A look inside the Medical Ethics and The Fraud Behind Robotic Prostatectomy
Online PR News – 19-September-2012 –A prominent Florida urologist questions the ethics as well as the place of the scientifically unproven robotic prostatectomy for the treatment of localized prostate cancer. In addition, he believes that the use of PSA derivatives and kinetics, instead of using the total PSA, may minimize particularly the evaluation of men with a commonly false-positive PSA.
“This very basic but well-known healthcare concern represents a major ongoing ethical challenge for all physicians and their patients, “ said Dr. Bert Vorstman, a Coral Springs, Florida-based urologist with nearly 30 years experience in prostate cancer diagnosis and treatment. “Recent scientific evidence questioning the merits of surgical treatment for prostate cancer as well as the reliability of traditional PSA blood screening and the U.S. Preventive Services Task Force’s (USPSTF) decision to uphold its original non-recommendation for using the total PSA test as a general screening tool, should send a loud and clear buyer beware message to the general public.”
Dr. Vorstman, an outspoken patient advocate and a critic of over-diagnosis and over-treatment of low risk prostate cancers, especially with the unproven robotic prostatectomy approach, offers newly diagnosed prostate cancer patients and their families a must read overview and reality check in his recently released essay entitled The Imperfect PSA, The Fraudulent Robotic Prostatectomy and Medical Ethics, which can be found at the UrologyWeb.com website.
This important resource tool reveals several harmful and life-altering problems related to radical surgery/robotic prostatectomy and refines criteria for who should really seek PSA testing, covering such areas as healthy life span, family history, obesity, African heritage, and low serum testosterone in particular.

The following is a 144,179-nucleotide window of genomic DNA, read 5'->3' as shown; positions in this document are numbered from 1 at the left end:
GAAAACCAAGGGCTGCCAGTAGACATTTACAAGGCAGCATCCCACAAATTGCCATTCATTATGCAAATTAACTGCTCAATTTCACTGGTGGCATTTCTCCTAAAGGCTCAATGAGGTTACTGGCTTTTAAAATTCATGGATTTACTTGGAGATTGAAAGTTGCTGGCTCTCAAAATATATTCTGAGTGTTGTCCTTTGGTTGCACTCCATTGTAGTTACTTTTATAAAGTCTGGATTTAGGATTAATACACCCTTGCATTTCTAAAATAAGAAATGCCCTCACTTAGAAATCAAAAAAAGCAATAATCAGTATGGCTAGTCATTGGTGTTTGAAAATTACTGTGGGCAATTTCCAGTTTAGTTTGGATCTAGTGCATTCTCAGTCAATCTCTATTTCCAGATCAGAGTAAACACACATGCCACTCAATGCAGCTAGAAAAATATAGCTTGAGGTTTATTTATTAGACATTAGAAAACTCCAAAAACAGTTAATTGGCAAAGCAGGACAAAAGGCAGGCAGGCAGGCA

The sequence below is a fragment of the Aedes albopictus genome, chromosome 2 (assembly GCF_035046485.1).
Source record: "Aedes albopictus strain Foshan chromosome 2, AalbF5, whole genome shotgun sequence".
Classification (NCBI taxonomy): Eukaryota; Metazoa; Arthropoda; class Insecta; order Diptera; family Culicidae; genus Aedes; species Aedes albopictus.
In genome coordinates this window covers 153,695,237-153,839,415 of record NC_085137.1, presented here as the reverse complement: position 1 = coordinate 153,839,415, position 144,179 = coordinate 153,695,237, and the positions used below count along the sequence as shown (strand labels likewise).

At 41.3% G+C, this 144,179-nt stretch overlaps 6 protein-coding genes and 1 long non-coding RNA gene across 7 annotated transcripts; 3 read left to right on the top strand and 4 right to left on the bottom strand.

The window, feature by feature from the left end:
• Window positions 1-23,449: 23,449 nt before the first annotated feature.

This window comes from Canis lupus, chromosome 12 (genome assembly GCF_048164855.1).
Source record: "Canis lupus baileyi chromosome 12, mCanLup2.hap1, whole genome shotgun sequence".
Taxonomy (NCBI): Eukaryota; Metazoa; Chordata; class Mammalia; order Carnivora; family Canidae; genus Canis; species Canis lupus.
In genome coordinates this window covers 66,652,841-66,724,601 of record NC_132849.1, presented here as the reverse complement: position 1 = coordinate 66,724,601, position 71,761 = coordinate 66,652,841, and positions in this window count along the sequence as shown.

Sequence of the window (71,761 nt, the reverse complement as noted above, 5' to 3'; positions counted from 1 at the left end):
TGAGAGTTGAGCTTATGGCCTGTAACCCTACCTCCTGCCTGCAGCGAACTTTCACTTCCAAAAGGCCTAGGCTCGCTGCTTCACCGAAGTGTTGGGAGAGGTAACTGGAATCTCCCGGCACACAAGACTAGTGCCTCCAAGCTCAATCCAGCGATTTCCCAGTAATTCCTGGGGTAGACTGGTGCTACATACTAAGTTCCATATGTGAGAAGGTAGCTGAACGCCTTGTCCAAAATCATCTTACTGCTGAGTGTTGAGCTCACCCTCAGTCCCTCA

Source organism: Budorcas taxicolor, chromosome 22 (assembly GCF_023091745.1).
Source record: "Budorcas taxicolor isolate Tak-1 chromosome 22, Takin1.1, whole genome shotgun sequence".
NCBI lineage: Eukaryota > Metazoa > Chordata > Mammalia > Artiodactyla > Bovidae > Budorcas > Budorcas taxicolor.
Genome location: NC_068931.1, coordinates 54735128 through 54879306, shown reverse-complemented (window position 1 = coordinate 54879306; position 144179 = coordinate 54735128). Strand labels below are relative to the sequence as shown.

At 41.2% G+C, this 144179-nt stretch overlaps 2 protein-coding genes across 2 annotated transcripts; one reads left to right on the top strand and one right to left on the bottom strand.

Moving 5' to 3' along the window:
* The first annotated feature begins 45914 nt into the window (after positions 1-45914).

Dr. Vorstman agrees with the USPSTF report in that they indicate that the current surgical excision treatment of screen-detected prostate cancer is not the answer particularly because of the associated harm and absence of significant effect on prostate cancer-specific mortality with this robotic prostatectomy treatment.
Said Dr. Vorstman: “Instead, I recommend using PSA derivatives and kinetics for the screening of men at risk and then in those with concern for prostate cancer considering a multi-parametric 3T MRI of the prostate for targeted needle biopsies of suspicious areas. Significant localized lesions may be treated with focal therapy while small volume, low-grade, low-risk prostate cancer or pre-cancerous findings are treated with active-surveillance.”
This extensive look at The Imperfect PSA joins with a series of articles written by Dr. Vorstman detailing the truths, myths and marketing manipulations behind prostate screening and treatment options.
To contact Dr. Vorstman, please call 877-783-4438 or for prostate cancer treatment options visit them online.